Minimalist Star Wars (Original Trilogy)
I’m very happy with how this series turned out. The hardest one for me this time (by far) was the green one on the far right of the second row.
Can you figure out who all of the characters are?
Heart, “Barracuda,” 1977
In 1977, Heart released its first album, Dreamboat Annie to wild success. However, in a publicity stunt, their record label, Mushroom, began implying in an advertisement in Rolling Stone magazine that the lead singer and the guitarist Ann and Nancy Wilson were not actually sisters, but were lovers.
When Ann was confronted about the rumor by a reporter, she stormed back to her hotel room, where she wrote these lyrics likening herself to a porpoise being chased by a merciless barracuda. For example:
You lying so low in the weeds
I bet you gonna ambush me
You’d have me down down down down on my knees
Now, wouldn’t you, barracuda?
When the 2008 Republican National Convention used the song as a musical introduction to Sarah Palin, the Wilson sisters clarified why they were so against the use of their song in this context:
The song “Barracuda” was written in the late 70’s as a scathing rant against the soulless, corporate nature of the music business, particularly for women. (The “barracuda” represented the business.) While Heart did not and would not authorize the use of their song at the RNC, there’s irony in Republican strategists’ choice to make use of it there.
Cassidy Bingham, “Speculums,” 2014
For artist Cassidy Bingham, gender has never been an easy subject. She was born with Uterus didelphys, which means that she was born with two small vaginas and two small uteri. This makes penetrative sex difficult and has made Bingham feel uncomfortable with her own identity.
Brilliantly, she chose altered speculums here to represent her identity. They are used ironically here, a tool which opens being used to represent how different and closed-off she feels from the world.
I have wanted to let lovers into my body and heart, but have lacked the ability to let them in. I have contained myself from dreaming of making a family, since I have yet to know if my body can bear a child. This condition has contained me from fully embodying the female being I feel that I am.
The first is a typical speculum, designed for a typical vagina. The second symbolizes the artist herself, with two small beaks for her vaginas. The third has had its beak removed and is therefore non-functional, one which cannot be used to open one up, representing her own struggles with intimacy and feelings of inadequacy.
I’m so impressed not only with the degree of technical skill such alterations would take, but also for the incredible bravery this piece took to create and display.
Esther Honig, “Before and After,” 2014
This fascinating look at cross-cultural standards of beauty is brilliant in its simplicity. Honig simply asked freelance Photoshop artists from 25 different countries to use Photoshop to “make me beautiful.” These are the results.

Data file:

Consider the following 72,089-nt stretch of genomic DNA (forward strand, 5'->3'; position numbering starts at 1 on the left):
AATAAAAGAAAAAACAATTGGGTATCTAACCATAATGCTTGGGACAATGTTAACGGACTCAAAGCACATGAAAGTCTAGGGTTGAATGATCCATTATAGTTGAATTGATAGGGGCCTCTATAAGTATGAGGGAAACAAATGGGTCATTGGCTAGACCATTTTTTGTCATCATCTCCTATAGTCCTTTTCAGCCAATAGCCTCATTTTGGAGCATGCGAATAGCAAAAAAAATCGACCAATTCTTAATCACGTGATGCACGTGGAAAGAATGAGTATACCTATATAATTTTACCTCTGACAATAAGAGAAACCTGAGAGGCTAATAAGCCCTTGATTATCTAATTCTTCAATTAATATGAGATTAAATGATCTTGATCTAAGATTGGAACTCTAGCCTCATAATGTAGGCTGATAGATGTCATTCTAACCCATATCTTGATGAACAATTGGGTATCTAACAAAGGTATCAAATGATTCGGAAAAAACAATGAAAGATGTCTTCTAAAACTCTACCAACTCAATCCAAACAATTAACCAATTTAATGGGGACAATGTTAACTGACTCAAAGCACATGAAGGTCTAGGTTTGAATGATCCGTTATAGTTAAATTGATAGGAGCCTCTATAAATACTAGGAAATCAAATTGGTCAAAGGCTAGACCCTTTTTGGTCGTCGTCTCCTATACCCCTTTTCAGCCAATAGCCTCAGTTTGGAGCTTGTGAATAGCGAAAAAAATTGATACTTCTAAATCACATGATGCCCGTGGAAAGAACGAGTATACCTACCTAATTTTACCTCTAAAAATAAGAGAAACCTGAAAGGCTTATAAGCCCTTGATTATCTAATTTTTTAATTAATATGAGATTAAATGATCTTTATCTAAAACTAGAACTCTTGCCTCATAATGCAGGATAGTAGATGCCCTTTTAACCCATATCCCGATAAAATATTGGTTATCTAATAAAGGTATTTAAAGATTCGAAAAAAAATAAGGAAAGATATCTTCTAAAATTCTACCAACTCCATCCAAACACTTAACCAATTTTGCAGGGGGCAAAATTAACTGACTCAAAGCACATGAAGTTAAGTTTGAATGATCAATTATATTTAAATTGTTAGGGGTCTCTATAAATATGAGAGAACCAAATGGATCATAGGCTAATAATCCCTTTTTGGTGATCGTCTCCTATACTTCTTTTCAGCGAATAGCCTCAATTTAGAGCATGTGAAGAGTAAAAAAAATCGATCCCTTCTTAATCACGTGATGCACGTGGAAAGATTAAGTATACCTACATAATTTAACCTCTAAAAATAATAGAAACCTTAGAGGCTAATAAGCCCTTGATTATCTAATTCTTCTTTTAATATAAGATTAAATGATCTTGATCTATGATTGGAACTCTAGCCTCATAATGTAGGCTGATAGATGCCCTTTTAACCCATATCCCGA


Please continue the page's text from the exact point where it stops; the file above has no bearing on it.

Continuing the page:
Above are (by row):
The original, untouched photo
Bangladesh and Bulgaria
Two from the Philippines
Two from the USA
Morocco and India
For me, this is a fascinating project, not just because it’s so interesting to compare standards of beauty across cultures, but also because this project is such a simple, powerful idea, beautifully executed.
In the U.S. Photoshop has become a symbol of our society’s unobtainable standards for beauty. My project, Before & After, examines how these standards vary across cultures on a global level…Photoshop allows us to achieve our unobtainable standards of beauty, but when we compare those standards on a global scale, achieving the ideal remains all the more elusive.
View the rest on her website here.
I like this video a lot. It’s like an angrier, funnier version of my “Take a Five Minute Break" from 2010.
Meg Dattoria, “Fidget,” 2014
My Kid Could Paint That (2007)
Andrew Fishman, “Figures,” 2008-2010
London Black Revolutionaries, “Homes Not Spikes,” 2014
I was really hoping that someone would do something like this. In response to the recent wave of "anti-homeless" devices being installed in London, the London Black Revolutionaries, a “black and Asian revolutionary socialist group,” decided to destroy some of the more visible ones.
They poured concrete onto the spikes and left them intentionally ugly so that the store owners couldn’t just pretend it hadn’t happened.
I’m excited to see what else this group has in store; they’re also working on “campaigns against police brutality and institutional racism, the bedroom tax, anti-eviction resistance…”
Shortly after they did this, stores all over London removed the spikes. It’s likely this was due to the overwhelming backlash online, but I’d like to believe that much of it was a result of this brilliant campaign as well.
Like them on Facebook here.